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Russia allegedly deploys P-35 anti-ship missile in Ukrainian conflict



Russia reportedly deployed the historic P-35 anti-ship missile, marking its first use in this war. This information comes from a Defense Express report dated January 18, 2024.
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Russia reportedly deployed the historic P-35 anti-ship missile, marking its first use in this war. (Picture source: social media)


The P-35 missile, part of the Soviet Union's arsenal since 1962, is notable for its size, measuring 10 meters long and weighing 4 tons. Defense Express has published photographs illustrating the significant dimensions of the missile, with its distinctive wings visible among the debris. The publication asserts that its sources have confirmed the identity of the missile as the P-35.

Despite its age, the P-35 remains a functional component of the Russian military's armament. It plays a role in the coastal missile system known as "Redut." As of 2021, Russia was estimated to have around 8 launchers for this system.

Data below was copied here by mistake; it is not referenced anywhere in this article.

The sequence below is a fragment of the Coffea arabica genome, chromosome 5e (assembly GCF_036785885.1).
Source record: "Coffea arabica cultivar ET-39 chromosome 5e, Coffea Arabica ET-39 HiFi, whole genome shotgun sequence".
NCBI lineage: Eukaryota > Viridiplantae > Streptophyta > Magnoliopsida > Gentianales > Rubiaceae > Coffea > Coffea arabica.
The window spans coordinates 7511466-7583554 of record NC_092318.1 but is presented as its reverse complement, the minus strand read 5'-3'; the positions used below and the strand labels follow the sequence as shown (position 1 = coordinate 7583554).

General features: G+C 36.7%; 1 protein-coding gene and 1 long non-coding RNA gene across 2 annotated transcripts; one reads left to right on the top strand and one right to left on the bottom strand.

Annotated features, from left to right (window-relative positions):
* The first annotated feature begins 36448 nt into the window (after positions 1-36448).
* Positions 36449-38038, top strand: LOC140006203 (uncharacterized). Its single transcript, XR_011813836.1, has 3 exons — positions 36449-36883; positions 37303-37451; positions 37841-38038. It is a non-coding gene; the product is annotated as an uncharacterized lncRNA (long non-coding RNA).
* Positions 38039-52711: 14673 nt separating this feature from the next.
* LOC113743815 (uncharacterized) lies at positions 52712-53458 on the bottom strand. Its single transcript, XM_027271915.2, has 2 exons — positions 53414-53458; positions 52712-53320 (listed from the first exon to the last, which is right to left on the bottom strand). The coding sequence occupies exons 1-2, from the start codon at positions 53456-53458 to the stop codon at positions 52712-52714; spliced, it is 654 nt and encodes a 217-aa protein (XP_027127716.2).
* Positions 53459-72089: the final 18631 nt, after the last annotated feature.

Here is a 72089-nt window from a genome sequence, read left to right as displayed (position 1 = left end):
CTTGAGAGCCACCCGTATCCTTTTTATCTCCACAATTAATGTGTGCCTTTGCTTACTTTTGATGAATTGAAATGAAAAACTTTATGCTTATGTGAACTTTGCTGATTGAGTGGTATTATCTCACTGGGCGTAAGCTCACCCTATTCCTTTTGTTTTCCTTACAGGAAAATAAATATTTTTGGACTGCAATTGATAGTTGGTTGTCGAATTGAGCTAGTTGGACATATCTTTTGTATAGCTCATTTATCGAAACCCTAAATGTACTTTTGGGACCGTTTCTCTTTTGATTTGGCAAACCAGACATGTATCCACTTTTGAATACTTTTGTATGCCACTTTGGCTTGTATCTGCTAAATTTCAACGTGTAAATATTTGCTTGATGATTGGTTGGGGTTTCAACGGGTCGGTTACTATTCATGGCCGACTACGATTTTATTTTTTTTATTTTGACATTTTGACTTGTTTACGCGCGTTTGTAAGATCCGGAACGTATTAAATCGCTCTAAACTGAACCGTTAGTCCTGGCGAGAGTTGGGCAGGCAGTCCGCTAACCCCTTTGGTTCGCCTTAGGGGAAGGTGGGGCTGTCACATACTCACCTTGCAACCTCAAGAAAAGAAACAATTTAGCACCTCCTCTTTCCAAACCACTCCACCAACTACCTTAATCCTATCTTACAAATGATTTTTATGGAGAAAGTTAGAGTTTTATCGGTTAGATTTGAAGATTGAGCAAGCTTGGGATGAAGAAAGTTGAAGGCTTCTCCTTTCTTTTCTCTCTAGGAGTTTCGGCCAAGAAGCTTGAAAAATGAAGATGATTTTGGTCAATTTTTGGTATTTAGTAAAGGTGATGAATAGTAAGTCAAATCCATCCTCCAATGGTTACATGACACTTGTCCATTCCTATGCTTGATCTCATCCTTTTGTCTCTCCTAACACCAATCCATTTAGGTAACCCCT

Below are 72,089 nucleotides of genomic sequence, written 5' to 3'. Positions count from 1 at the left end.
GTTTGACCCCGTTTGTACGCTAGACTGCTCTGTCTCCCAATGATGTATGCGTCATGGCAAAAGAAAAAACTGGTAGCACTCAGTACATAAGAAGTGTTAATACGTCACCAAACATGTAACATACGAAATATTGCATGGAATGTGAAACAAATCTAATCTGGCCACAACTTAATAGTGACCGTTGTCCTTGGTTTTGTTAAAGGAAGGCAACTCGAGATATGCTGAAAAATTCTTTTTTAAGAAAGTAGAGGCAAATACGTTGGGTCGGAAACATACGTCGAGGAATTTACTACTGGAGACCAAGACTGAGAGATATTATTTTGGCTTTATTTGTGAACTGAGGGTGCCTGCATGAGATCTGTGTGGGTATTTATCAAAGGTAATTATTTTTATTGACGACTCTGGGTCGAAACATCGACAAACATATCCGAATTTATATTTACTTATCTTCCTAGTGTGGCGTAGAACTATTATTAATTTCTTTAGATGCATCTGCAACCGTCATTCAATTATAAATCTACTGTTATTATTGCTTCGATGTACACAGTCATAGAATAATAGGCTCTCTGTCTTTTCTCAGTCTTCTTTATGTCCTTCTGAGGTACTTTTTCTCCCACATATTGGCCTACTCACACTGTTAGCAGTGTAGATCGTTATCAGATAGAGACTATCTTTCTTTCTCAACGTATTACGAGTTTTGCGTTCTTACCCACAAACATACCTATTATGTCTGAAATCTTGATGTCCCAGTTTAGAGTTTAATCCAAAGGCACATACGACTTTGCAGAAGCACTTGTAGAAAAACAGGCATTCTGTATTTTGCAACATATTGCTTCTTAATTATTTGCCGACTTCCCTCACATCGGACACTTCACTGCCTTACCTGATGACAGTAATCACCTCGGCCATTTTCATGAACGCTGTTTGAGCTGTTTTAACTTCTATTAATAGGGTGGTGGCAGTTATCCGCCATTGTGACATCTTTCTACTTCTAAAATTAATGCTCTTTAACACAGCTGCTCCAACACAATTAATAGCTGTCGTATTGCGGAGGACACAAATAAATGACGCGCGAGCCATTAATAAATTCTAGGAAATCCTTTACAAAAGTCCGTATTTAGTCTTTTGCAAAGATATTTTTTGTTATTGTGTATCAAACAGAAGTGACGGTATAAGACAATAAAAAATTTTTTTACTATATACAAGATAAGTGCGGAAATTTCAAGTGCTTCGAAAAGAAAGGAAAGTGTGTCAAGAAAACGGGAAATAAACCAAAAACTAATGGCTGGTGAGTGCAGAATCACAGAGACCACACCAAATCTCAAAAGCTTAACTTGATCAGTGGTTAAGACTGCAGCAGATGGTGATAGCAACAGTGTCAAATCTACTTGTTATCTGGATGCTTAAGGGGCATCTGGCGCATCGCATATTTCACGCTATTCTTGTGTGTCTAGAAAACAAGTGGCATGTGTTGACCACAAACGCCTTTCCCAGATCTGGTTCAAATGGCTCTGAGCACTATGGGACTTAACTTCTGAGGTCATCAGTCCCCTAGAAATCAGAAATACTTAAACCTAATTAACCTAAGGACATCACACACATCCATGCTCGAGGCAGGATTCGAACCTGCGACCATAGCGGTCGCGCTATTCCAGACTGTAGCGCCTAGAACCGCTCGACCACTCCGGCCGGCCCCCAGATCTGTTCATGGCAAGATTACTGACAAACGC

The 4K44 Redut system, a coastal defense system from the early Cold War era in the Soviet Union, employs the P-35 missile. This system was designed to augment and eventually replace the older S-2 Sopka missile batteries (identified as SS-C-2b Samlet by NATO). The P-35 is also used on Soviet naval ships and is recognized in the West by its NATO designation SS-C-1 Sepal.

The 4K44 Redut system includes a radar and command vehicle, which oversees up to three launch vehicles. These vehicles are based on the ZIL-135K 8-wheel chassis. Due to the missile's large size, each 4K44 can carry only one missile per launch vehicle.

The P-35, even in its latest modified version (3M44), adopted in 1982, was already considered obsolete. Its range was up to 300 km (460 km according to some sources), with speeds up to 1800 km/h (2200 km/h according to other sources), and a warhead weighing up to 930 kg.

The missile's guidance system was typical for its time—an inertial system during the cruise phase and an active radar homing head for the terminal phase. The flight profile, affecting its range, could be at altitudes of 400 meters, 4 km, or 7 km, but the missile would descend to 100 meters before attacking a target.

The exact launch site used for the attack remains unknown. The use of such long-range weapons seems more like a desperate attempt to strike with whatever is available. However, some Russian sources suggest that this old missile might have been used to deceive Ukrainian air defenses.


 

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